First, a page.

Following another successful season that wrapped up this month, the Institute of Contemporary Art’s (ICA) Watershed at the Boston Shipyard and Marinas in East Boston is already gearing up for next year.
This week the ICA announced that it has picked its resident artist for the Watershed’s 2020 season.
The ICA will open the 2020 season of the Watershed with a newly commissioned, monumental sculpture by acclaimed artist Firelei Baez, announced ICA Director Jill Medvedow.
Medvedow said Baez’s work is the artist’s largest sculptural installation to date. Baez’s work re-imagines ancient ruins as though the sea had receded from the Watershed floor to reveal the archeology of human history in the Caribbean.
“The Watershed’s location—in a working shipyard and as a trade site and point of entry and home for immigrants over decades—provides a pivotal point of reference for the work. Her installation will invite visitors to walk through passageways, travel through time, and experience the many streams of influence and interconnectedness that the artist conjures,” said Medvedow.
Báez was born in 1981 in Santiago de los Caballeros, Dominican Republic, to a Dominican mother and a father of Haitian descent. Her upbringing between Hispaniola’s two countries, which have a longstanding history of tension predicated on ethnic differences, informs her concerns with the politics of place and heritage. She currently lives and works in New York City.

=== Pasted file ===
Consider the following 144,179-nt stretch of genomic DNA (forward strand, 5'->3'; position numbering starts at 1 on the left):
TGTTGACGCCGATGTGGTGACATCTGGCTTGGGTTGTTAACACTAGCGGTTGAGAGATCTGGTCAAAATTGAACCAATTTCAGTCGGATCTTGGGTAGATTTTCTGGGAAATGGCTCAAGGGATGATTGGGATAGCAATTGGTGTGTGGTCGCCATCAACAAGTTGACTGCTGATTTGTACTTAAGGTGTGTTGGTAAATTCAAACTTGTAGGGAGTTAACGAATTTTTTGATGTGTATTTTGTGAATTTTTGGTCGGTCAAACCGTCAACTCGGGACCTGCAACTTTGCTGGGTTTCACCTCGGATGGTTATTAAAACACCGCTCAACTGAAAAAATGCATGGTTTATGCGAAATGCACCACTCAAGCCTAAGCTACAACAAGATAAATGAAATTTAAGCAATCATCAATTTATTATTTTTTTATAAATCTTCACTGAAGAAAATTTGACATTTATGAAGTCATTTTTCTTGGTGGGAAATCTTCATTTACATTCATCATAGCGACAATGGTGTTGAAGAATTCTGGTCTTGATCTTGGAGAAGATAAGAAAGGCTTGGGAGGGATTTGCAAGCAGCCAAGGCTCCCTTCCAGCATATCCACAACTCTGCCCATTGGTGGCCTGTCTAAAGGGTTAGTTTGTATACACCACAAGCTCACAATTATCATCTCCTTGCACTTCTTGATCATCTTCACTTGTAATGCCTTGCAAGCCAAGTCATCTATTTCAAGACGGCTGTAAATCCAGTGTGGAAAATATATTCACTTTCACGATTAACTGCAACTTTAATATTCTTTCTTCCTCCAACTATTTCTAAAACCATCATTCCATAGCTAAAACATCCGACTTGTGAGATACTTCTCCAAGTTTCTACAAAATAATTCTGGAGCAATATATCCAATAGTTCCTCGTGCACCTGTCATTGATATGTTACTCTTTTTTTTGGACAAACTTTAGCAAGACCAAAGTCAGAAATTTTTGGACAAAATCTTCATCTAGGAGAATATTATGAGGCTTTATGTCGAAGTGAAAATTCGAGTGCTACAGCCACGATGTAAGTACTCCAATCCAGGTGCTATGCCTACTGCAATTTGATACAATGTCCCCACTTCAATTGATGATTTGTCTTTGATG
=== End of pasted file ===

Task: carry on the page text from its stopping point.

“Báez’s visual references draw from a wide variety of sources in the past, and are reconfigured to explore new possibilities in the present,” said Eva Respini who is organizing the installation. “Her site-specific installation at the Watershed combines her interests in various diasporic narratives—African, European, Caribbean—to cast cultural and regional histories into an imaginative realm,”
According to Respini, Báez’s architectural sculpture is adapted from the Sans-Souci Palace in Milot, Haiti, built between 1810 and 1813 for the revolutionary leader and first King of Haiti, Henri Christophe I. The Haitian Revolution, led by self-liberated enslaved people against the French colonial government, was an early precursor to the abolition movements of the United States. Once a space of militant splendor, since an 1842 earthquake, the castle has been an archeological ruin.
At the Watershed, Báez reimagines these ruins emerging from Boston Harbor’s sea floor. She embeds Sans-Souci within the geological layers of Boston, where histories of revolution and independence are integral, including often overlooked related narratives from non-European locations.
“Báez’s intricately painted architectural surfaces include symbols of healing and resistance, as well as sea growths native to Caribbean waters,” said Medvedow. “The patterning of the sculpture’s surface is drawn largely from West African indigo printing appropriated from enslaved people in the 17th-century American South. American indigo was a driving force in the early national economy, and one of the primary trade goods shipped from colonial-era Boston.”
The sculpture will be on view May 24–Sept. 7, 2020 and is organized by Respini, Barbara Curator Lee Chief and Curatorial Project Manager Cara Kuball.